(Minghui.org) The Pingding County Court sentenced Falun Gong practitioner Ms. Wang Qiaolan to six years in prison for her faith on September 22, 2017. Her family has appealed to a higher court.
Ms. Wang Qiaolan lives in Huang'an Village, Pingding County and formerly worked for the Pingding County Commerce Bureau. This was the third time she has been sentenced to prison for her belief in Falun Gong; she had previously been sentenced twice to a total of seven years.
Many police officers were seen inside and outside the court building at approximately 8:00 a.m. on July 8, 2017. Uniformed and plainclothes officers also patrolled the surrounding streets.
Many Falun Gong practitioners wanted to attend the public hearing but were not allowed to enter the court building. However, they stayed in the area and told passersby about Falun Gong and its persecution by the Chinese communist regime.
A female officer in sunglasses from the Yangquan City 610 Office took pictures of practitioners.
More than 20 officers from the Pingding County 610 Office, Pingding Police Bureau, local Domestic Security Division, Anti-Cult Office, Guanshan Police Station and Nanguan Residential Community broke into Ms. Wang Qiaolan's home and ransacked it for two hours on the afternoon of May 19, 2017. They confiscated many of her personal belongings.
Ms. Wang's freedom was restricted when the police ransacked her home. Two female officers even followed her while she was using the restroom. About five officers prevented her from drinking water. She was taken to the Pingding County Police Bureau, where she was interrogated until midnight. Afterwards, she was taken to the Yangquan Detention Center.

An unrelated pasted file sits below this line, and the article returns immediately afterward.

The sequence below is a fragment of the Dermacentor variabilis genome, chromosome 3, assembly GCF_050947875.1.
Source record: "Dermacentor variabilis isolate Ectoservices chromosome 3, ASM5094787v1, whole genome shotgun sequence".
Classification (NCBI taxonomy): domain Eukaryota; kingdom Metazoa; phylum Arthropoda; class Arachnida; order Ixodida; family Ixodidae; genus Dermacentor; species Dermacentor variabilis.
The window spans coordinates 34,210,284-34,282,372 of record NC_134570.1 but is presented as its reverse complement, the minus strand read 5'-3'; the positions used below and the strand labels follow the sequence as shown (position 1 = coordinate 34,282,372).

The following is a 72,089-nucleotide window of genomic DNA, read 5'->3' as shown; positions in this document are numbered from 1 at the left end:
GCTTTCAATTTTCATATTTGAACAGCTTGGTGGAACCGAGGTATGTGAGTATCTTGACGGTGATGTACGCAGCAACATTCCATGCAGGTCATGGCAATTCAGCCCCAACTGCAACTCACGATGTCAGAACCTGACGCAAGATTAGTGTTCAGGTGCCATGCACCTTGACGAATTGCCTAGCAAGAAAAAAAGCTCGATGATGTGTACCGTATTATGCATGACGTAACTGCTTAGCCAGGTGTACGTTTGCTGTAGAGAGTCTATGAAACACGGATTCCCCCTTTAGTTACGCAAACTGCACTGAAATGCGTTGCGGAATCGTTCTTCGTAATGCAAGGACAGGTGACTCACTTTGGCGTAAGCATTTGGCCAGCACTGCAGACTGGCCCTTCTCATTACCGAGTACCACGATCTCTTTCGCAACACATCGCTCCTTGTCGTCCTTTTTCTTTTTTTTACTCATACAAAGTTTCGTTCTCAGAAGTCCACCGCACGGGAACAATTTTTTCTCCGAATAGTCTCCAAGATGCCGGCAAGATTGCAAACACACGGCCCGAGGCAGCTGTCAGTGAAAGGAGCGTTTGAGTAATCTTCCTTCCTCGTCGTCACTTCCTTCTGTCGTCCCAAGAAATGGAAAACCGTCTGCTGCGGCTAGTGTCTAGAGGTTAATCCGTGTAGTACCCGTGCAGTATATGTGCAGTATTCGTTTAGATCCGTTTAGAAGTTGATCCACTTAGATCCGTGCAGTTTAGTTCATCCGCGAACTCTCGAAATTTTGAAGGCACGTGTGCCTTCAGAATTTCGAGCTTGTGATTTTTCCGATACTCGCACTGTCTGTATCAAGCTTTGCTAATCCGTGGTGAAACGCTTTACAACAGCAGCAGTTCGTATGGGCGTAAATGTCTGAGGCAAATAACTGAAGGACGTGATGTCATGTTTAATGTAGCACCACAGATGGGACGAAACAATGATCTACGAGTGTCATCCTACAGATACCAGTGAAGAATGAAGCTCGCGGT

At the detention center, she was not provided a cover for sleeping. She went on a hunger strike to protest the mistreatment and was force-fed.
Ms. Wang's husband hired an attorney from Beijing. The attorney submitted formal documents to the police officer who handled Ms. Wang's case, but the officer refused to provide the case file.
The Pingding County Police Bureau transferred her case to the County Procuratorate for review on July 12. The procuratorate transferred her case to the County Court on August 8. Ms. Wang's family was not given any information about court dates or anything else pertaining to Ms. Wang's case.
Ms. Wang's husband and attorney heard that her case had been transferred to the court at 9 a.m. on August 19.
The attorney submitted his documents, including a letter issued by a law firm, power of attorney and attorney's certificate to the court clerk. After the clerk and judge Zhang Xiaojun reviewed his documents, the attorney was given the indictment.
The attorney was shown three files about the case for review. He used his cell phone to take pictures of the files. Judge Zhang Xiaojun claimed that copies could only be made with the court’s permission and demanded the attorney delete the pictures. The attorney refused, citing his legal right to copy case files.
Presiding judge Jia Tangzheng then demanded that the attorney delete the photos. He had brought with him a captain and two judicial officers (#088538 and #141271), who pushed Ms. Wang's husband out of the room.
The attorney then went to the disciplinary committee of the court to complain, but no one was there.
Court President Huang Jisheng said, “This is a political case. Do not argue with me about the law, and I do not execute the law, either. You have to get an approval from the court for taking pictures of the case files. We currently do not allow it, so you have to delete them from your cell phone.”
Huang called five judicial officers (a captain, #141153, #141270 and two with the same number #141267) into his office to watch the attorney. One officer (#141267), recorded a video.
The attorney still refused to delete the photos. He went to Judge Jia's office to review the remaining files and take photos. Jia said that he had to report to the Political and Legal Affairs Committee for approval, but at 3:00 p.m., the attorney was told that the approval had not yet been granted.
According to rules established by the Supreme People’s Court, the attorney has the right to review and copy case files, and the court should provide a facility for doing so.